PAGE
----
There are many things which we may pray for without a specific warrant under the general invitations and examples of Scripture (cf. 1 Pet. 5:7; Phil 4:6). For example, Paul prayed fervently for God to remove a painful and inhibiting malady which he called a “thorn,” but the Lord in His sovereignty did not remove it, because it kept Paul’s pride in check. Instead Jesus taught Paul that His daily grace would be sufficient for Paul’s needs (2 Cor. 12:5-10). Paul had all the necessary special gifts, but no warrant was given him though we are encouraged and exhorted to bring our needs and desires before His throne of grace (e.g. 1 Pet. 5:7; Phil. 4:6). We certainly are not to pray for what Scripture forbids. Scripture assures us that such things are not God’s will. We further know that God’s will is more complex than just the case of knowing “what” to pray for, but God’s answer is also conditioned by “when” He deems it the right time to provide His answer. God’s answer is further conditioned by the “way” in which God will bring about the answer. Often, God’s answer comes in ways we had not anticipated or according to our expectations, but nonetheless the answer is “yes.” Accordingly, it has been said that God answers prayer in three ways. He answers, “yes,” and we receive what we requested. He answers, “no” denying our request, or He answers, “not yet” because the timing is not right. Therefore, we can ask for a request which is according to God’s will, but God’s timing is different than ours. His answer is not a “no” but simply “not yet.” Our must have enough insight and greatness to embrace all of these responses to our unwarranted requests.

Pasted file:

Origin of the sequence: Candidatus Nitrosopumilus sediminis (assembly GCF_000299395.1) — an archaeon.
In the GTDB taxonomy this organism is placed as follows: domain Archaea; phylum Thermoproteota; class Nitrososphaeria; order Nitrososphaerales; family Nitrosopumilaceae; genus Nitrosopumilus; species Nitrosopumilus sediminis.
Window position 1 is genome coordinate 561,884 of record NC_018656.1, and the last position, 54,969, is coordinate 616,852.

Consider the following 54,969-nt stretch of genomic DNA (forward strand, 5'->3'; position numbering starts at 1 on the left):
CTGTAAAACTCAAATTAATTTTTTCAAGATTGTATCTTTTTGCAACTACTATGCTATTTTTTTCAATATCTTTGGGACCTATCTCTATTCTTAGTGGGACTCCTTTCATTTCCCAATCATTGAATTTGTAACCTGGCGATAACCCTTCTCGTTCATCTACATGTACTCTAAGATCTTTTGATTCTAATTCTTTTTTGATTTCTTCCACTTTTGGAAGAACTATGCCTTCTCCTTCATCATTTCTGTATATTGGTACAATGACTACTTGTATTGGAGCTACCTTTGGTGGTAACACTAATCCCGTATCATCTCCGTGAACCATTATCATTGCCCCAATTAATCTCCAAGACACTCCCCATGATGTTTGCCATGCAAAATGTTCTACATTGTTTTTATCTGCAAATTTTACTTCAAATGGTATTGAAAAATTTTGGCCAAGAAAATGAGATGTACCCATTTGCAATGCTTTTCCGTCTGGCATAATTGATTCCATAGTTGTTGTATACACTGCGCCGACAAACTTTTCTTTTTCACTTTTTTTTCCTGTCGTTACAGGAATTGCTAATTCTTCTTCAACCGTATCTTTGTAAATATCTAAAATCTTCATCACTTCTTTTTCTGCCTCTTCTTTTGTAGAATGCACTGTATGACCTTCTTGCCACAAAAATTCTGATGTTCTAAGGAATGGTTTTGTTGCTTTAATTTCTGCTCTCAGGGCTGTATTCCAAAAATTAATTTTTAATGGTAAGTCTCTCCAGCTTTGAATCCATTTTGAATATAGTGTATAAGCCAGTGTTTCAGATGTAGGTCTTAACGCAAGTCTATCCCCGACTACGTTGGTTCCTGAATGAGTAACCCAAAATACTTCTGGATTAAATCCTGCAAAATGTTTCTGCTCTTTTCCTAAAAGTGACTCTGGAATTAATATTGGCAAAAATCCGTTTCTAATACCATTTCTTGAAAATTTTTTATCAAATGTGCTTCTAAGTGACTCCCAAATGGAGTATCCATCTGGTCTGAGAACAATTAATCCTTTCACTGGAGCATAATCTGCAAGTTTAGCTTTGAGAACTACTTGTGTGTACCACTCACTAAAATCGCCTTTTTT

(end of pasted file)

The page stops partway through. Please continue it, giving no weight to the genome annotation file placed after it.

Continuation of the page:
Scriptural Warrants
Here are some examples of Scriptures’ warrants for which we can pray without a need to doubt. For such we can pray in a fullness of faith. If any of you lacks wisdom, let him ask God, who gives generously to all without reproach, and it will be given him. But let him ask in faith, with no doubting for the one who doubts is like a wave of the sea that is driven and tossed by the wind. For that person must not suppose that he will receive anything from the Lord; he is a double-minded man, unstable in all his ways (Jas. 1:5-8). Lacking wisdom, perhaps particularly the wisdom to deal and respond to trials and suffering may be what James has in mind (cf. vv. 2-4), God promises to provide such wisdom for those who ask and believe that He will provide it. Keep in mind, He does not promise how or when this wisdom will come, but it will come. Undoubtedly the book of James provides such wisdom when received by an applicational faith. Other qualifications must be assumed to have bearing on the answer as well, such as the attitude of our asking (4:4), or if a husband is overbearing and dishonoring toward his wife (1 Pet. 3:7), etc.